Politics

Travel industry pushes for $150 billion in aid as coronavirus cripples business

Key Points
  • The U.S. travel and tourism industry is seeking $150 billion in relief as the coronavirus cripples business.
  • The industry wants the White House to create a travel workforce stabilization fund, provide an emergency liquidity facility for travel businesses and offer loans from the Small Business Administration.
  • Industry lobbyists estimate decreased travel due to the coronavirus could wipe out $355 billion in total travel spending.
U.S. President Donald Trump, left, listens while Mark Hoplamazian, president and chief executive officer of Hyatt Hotels Corp., right, speaks during a meeting with tourism industry executives at the White House in Washington, D.C., U.S., on Tuesday, March 17, 2020.
Kevin Dietsch | Bloomberg | Getty Images

The U.S. travel and tourism industry is seeking $150 billion in relief to help grapple with the coronavirus pandemic that has ground travel to a halt.

Lobbying groups representing the country's travel and tourism industry met at the White House on Tuesday with President Donald Trump and other officials to discuss the devastating economic impact of the pandemic.

In the meeting, Trump "assured the industry leaders that he understands the sacrifices they are all making and pledged that this administration would be there for them in the days, weeks and months ahead," a White House spokesperson said in a statement. 

The meeting included the heads of the U.S. Travel Association and American Hotel and Lodging Association, which represents companies including Carnival, Walt Disney, Expedia, Hilton and MGM International.

The groups urged the administration to take a number of measures to help the ailing industry. They include establishing a travel workforce stabilization fund, providing an emergency liquidity facility for travel businesses and support to small businesses and their employees through the Small Business Administration.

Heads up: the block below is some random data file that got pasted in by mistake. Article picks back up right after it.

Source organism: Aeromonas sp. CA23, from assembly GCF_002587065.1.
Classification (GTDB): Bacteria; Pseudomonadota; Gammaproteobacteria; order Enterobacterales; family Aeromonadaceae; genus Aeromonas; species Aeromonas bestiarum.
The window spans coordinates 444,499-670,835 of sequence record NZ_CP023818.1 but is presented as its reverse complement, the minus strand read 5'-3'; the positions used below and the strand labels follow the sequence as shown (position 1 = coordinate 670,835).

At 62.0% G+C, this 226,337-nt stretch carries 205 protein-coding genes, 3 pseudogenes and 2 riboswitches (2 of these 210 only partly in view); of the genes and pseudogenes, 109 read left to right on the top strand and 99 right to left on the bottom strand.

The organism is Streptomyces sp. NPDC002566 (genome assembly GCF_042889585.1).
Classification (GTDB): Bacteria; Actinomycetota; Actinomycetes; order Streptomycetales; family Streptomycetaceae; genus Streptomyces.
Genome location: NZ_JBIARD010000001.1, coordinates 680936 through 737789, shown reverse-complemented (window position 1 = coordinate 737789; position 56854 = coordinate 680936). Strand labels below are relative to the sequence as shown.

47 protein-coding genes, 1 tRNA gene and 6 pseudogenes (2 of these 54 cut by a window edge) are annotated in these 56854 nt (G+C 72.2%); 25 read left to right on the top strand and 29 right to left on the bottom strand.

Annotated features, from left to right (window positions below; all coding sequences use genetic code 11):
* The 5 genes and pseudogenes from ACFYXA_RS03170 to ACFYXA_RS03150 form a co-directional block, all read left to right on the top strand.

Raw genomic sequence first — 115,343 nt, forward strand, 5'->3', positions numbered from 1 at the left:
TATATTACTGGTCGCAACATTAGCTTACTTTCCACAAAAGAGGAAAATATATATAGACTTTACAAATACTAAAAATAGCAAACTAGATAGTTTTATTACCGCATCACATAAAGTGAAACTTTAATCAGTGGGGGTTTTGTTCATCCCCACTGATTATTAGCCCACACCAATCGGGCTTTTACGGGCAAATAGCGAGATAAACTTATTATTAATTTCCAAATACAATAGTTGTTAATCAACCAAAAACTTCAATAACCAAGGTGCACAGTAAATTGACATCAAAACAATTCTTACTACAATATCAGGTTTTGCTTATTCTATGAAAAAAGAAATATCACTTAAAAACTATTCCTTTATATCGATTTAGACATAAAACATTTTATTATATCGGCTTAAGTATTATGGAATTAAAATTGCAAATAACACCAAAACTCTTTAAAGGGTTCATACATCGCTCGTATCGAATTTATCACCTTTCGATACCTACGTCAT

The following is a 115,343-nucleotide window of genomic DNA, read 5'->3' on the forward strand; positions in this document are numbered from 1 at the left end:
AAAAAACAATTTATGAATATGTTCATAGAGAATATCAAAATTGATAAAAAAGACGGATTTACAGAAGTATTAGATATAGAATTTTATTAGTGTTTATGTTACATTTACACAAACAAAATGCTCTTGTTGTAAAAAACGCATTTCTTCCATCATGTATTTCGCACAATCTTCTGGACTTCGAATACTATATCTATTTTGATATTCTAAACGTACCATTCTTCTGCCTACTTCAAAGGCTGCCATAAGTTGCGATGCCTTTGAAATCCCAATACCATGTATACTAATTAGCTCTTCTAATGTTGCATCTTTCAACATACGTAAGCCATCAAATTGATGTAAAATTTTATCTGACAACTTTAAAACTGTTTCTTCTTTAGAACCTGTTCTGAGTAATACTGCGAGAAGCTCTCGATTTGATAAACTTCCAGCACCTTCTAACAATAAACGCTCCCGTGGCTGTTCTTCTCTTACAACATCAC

In the meeting, U.S. Travel Association CEO Roger Dow presented an analysis that projects decreased travel due to coronavirus could wipe out $355 billion in total travel spending, including transportation, lodging, retail, attractions and restaurants. The economic pain, he argued, could be six times that of 9/11.

"The impact to our industry is already more severe than anything we've seen before, including September 11 and the great recession of 2008 combined," American Hotel & Lodging Association CEO Chip Rogers said in a statement.  

The travel industry joins others, including airlines, asking the government for help in making it through the disruption. The U.S. airline industry confirmed Monday that it is seeking government assistance of more than $50 billion, including a mix of direct aid and loan guarantees. Boeing has also confirmed it is in talks with the government about aid. 

The request comes as the White House is putting together a stimulus package worth anywhere from $850 billion to over $1 trillion to battle the economic impact from the coronavirus pandemic.

Trump has made clear his intent to protect certain industries. In a press conference earlier Tuesday he noted that the challenges facing the travel industry are not its fault. 

In hopes of containing the pandemic, the Trump administration has instituted a broad ban on foreign visitors from 26 European countries, which it later expanded to the U.K. and Ireland.

Still, any bailout of the travel industry may be controversial. Trump himself is a hotelier. 

Democrats including Sen. Elizabeth Warren have made clear they will demand concessions from any big business accepting federal aid. She said Tuesday such concessions would include an agreement to permanently ban stock buyback and maintain employee payroll. 

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